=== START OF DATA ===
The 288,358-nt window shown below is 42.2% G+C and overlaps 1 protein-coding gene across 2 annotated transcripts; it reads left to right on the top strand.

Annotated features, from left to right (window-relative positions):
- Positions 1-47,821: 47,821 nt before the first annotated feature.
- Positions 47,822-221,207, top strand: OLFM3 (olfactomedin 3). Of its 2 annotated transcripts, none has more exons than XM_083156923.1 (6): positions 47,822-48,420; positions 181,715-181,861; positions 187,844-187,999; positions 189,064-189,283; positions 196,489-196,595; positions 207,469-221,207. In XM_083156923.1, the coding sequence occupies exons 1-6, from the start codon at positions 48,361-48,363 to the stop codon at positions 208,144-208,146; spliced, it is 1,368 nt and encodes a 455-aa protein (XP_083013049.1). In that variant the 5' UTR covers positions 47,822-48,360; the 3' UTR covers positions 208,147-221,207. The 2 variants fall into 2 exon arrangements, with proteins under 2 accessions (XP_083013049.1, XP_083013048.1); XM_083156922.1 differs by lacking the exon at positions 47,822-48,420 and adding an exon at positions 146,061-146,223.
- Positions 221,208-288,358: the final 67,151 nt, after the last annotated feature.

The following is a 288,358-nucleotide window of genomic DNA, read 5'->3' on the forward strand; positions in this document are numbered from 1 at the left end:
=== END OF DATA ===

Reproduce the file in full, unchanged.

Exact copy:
The 288,358-nt window shown below is 42.2% G+C and overlaps 1 protein-coding gene across 2 annotated transcripts; it reads left to right on the top strand.

Annotated features, from left to right (window-relative positions):
- Positions 1-47,821: 47,821 nt before the first annotated feature.
- Positions 47,822-221,207, top strand: OLFM3 (olfactomedin 3). Of its 2 annotated transcripts, none has more exons than XM_083156923.1 (6): positions 47,822-48,420; positions 181,715-181,861; positions 187,844-187,999; positions 189,064-189,283; positions 196,489-196,595; positions 207,469-221,207. In XM_083156923.1, the coding sequence occupies exons 1-6, from the start codon at positions 48,361-48,363 to the stop codon at positions 208,144-208,146; spliced, it is 1,368 nt and encodes a 455-aa protein (XP_083013049.1). In that variant the 5' UTR covers positions 47,822-48,360; the 3' UTR covers positions 208,147-221,207. The 2 variants fall into 2 exon arrangements, with proteins under 2 accessions (XP_083013049.1, XP_083013048.1); XM_083156922.1 differs by lacking the exon at positions 47,822-48,420 and adding an exon at positions 146,061-146,223.
- Positions 221,208-288,358: the final 67,151 nt, after the last annotated feature.

The following is a 288,358-nucleotide window of genomic DNA, read 5'->3' on the forward strand; positions in this document are numbered from 1 at the left end: